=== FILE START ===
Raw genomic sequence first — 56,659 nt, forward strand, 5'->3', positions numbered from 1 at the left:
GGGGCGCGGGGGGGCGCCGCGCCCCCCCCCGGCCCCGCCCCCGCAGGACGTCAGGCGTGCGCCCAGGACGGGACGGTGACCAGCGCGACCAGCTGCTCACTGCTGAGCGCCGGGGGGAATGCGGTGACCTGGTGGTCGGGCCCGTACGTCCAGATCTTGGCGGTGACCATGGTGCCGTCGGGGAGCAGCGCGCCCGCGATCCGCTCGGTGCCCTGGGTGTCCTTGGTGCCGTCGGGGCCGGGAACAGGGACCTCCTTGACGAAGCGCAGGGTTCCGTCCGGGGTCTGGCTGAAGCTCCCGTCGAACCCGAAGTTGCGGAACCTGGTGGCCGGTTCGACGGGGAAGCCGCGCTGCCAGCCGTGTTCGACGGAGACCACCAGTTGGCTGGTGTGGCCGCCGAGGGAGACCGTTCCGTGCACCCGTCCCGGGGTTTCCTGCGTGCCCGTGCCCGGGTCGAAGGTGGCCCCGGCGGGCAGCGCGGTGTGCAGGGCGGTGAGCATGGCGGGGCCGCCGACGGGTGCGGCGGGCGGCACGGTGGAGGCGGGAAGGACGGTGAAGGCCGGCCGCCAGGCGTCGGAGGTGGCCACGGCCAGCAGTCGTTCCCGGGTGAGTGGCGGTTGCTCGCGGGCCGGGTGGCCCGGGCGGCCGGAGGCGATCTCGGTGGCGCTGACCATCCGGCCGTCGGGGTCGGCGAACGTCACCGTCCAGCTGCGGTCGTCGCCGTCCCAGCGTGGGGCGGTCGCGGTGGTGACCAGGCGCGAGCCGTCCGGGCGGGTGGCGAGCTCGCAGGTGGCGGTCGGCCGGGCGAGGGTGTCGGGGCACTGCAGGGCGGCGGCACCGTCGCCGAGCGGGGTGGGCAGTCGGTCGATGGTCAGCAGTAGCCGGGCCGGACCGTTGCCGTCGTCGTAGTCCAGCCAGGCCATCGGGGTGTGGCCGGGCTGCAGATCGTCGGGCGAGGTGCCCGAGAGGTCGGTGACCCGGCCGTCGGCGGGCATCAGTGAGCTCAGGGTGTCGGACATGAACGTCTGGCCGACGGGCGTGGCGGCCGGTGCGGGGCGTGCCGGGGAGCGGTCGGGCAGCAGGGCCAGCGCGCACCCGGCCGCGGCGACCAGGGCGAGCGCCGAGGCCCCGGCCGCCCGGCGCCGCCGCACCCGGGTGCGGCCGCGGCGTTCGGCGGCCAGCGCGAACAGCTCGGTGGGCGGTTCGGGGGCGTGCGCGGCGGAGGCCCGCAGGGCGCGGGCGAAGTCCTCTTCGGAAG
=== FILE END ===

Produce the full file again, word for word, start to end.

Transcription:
Raw genomic sequence first — 56,659 nt, forward strand, 5'->3', positions numbered from 1 at the left:
GGGGCGCGGGGGGGCGCCGCGCCCCCCCCCGGCCCCGCCCCCGCAGGACGTCAGGCGTGCGCCCAGGACGGGACGGTGACCAGCGCGACCAGCTGCTCACTGCTGAGCGCCGGGGGGAATGCGGTGACCTGGTGGTCGGGCCCGTACGTCCAGATCTTGGCGGTGACCATGGTGCCGTCGGGGAGCAGCGCGCCCGCGATCCGCTCGGTGCCCTGGGTGTCCTTGGTGCCGTCGGGGCCGGGAACAGGGACCTCCTTGACGAAGCGCAGGGTTCCGTCCGGGGTCTGGCTGAAGCTCCCGTCGAACCCGAAGTTGCGGAACCTGGTGGCCGGTTCGACGGGGAAGCCGCGCTGCCAGCCGTGTTCGACGGAGACCACCAGTTGGCTGGTGTGGCCGCCGAGGGAGACCGTTCCGTGCACCCGTCCCGGGGTTTCCTGCGTGCCCGTGCCCGGGTCGAAGGTGGCCCCGGCGGGCAGCGCGGTGTGCAGGGCGGTGAGCATGGCGGGGCCGCCGACGGGTGCGGCGGGCGGCACGGTGGAGGCGGGAAGGACGGTGAAGGCCGGCCGCCAGGCGTCGGAGGTGGCCACGGCCAGCAGTCGTTCCCGGGTGAGTGGCGGTTGCTCGCGGGCCGGGTGGCCCGGGCGGCCGGAGGCGATCTCGGTGGCGCTGACCATCCGGCCGTCGGGGTCGGCGAACGTCACCGTCCAGCTGCGGTCGTCGCCGTCCCAGCGTGGGGCGGTCGCGGTGGTGACCAGGCGCGAGCCGTCCGGGCGGGTGGCGAGCTCGCAGGTGGCGGTCGGCCGGGCGAGGGTGTCGGGGCACTGCAGGGCGGCGGCACCGTCGCCGAGCGGGGTGGGCAGTCGGTCGATGGTCAGCAGTAGCCGGGCCGGACCGTTGCCGTCGTCGTAGTCCAGCCAGGCCATCGGGGTGTGGCCGGGCTGCAGATCGTCGGGCGAGGTGCCCGAGAGGTCGGTGACCCGGCCGTCGGCGGGCATCAGTGAGCTCAGGGTGTCGGACATGAACGTCTGGCCGACGGGCGTGGCGGCCGGTGCGGGGCGTGCCGGGGAGCGGTCGGGCAGCAGGGCCAGCGCGCACCCGGCCGCGGCGACCAGGGCGAGCGCCGAGGCCCCGGCCGCCCGGCGCCGCCGCACCCGGGTGCGGCCGCGGCGTTCGGCGGCCAGCGCGAACAGCTCGGTGGGCGGTTCGGGGGCGTGCGCGGCGGAGGCCCGCAGGGCGCGGGCGAAGTCCTCTTCGGAAG